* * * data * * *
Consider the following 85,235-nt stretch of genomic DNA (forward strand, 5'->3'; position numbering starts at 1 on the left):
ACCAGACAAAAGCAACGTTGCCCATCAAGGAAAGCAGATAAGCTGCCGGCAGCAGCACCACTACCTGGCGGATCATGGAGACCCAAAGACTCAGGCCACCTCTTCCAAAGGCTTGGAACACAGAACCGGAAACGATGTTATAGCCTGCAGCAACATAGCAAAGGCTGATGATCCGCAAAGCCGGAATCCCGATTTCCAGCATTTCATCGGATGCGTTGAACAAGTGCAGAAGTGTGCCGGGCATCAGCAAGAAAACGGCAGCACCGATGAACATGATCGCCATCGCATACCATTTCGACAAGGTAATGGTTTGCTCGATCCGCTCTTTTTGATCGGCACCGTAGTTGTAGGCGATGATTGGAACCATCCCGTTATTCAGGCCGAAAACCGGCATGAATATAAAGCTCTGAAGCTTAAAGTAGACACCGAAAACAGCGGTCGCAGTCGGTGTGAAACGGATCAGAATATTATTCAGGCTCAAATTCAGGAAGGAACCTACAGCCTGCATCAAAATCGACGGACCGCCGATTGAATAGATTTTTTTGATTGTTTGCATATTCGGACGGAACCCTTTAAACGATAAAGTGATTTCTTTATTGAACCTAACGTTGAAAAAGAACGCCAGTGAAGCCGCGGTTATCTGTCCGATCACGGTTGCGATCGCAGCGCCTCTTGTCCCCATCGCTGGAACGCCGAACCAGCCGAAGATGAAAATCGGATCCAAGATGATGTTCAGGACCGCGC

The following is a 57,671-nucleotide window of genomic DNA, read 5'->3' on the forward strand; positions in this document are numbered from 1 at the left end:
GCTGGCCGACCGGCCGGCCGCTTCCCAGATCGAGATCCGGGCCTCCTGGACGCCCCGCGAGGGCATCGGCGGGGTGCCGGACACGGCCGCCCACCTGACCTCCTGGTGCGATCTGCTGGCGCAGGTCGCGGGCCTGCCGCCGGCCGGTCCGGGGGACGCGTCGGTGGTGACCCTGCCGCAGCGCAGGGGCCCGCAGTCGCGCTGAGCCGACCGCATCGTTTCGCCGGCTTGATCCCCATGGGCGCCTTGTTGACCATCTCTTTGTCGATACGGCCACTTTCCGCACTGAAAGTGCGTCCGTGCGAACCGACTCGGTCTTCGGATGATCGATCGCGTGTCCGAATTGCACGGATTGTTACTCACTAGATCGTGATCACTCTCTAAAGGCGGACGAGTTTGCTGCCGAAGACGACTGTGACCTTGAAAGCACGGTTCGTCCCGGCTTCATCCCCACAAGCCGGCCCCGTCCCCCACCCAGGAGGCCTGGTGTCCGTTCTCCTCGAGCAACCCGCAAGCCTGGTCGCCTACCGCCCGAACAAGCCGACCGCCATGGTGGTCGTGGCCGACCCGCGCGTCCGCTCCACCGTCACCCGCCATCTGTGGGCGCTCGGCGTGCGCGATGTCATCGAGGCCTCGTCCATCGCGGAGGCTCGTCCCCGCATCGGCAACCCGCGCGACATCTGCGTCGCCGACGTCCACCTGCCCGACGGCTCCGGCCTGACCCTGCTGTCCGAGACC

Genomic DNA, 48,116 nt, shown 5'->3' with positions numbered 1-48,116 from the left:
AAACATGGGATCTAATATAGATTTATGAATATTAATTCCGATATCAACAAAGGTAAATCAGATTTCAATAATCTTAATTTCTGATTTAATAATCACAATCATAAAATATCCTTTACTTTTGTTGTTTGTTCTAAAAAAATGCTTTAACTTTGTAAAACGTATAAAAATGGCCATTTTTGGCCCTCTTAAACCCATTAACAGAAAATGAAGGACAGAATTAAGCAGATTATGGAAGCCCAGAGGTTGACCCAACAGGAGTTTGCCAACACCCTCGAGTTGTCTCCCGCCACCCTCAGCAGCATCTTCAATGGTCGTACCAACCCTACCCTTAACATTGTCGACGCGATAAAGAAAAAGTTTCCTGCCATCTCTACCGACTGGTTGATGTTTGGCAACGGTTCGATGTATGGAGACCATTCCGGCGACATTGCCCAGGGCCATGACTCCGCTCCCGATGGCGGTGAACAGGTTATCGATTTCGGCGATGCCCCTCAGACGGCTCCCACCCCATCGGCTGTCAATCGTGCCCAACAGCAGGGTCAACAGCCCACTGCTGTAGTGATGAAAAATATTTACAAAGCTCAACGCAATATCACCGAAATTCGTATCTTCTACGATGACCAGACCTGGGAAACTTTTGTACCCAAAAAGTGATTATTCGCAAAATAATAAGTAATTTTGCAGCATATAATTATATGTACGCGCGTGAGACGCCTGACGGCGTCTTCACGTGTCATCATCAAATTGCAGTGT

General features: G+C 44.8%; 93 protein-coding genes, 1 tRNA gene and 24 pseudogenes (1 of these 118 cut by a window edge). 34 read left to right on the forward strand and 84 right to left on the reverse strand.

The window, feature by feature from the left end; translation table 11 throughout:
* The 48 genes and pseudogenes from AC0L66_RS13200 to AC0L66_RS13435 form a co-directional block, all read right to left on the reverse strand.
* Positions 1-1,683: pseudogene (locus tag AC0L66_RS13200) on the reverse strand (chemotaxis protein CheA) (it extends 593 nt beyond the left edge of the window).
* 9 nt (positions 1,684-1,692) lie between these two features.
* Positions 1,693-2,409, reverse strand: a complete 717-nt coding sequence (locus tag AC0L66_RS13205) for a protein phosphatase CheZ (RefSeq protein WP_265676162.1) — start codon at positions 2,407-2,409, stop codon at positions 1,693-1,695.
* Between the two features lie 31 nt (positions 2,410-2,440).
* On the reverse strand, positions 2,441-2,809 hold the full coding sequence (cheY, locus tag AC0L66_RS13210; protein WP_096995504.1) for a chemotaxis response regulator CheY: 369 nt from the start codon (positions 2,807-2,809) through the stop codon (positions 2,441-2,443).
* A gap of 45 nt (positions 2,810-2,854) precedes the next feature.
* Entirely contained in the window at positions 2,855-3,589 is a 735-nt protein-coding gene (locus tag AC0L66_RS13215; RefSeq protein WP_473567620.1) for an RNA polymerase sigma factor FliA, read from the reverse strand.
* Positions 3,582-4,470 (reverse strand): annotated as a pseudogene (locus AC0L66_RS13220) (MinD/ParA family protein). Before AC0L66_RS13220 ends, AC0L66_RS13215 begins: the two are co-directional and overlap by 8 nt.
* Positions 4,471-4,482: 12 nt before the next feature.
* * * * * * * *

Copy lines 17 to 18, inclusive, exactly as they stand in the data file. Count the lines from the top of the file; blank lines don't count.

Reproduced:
* Positions 3,582-4,470 (reverse strand): annotated as a pseudogene (locus AC0L66_RS13220) (MinD/ParA family protein). Before AC0L66_RS13220 ends, AC0L66_RS13215 begins: the two are co-directional and overlap by 8 nt.
* Positions 4,471-4,482: 12 nt before the next feature.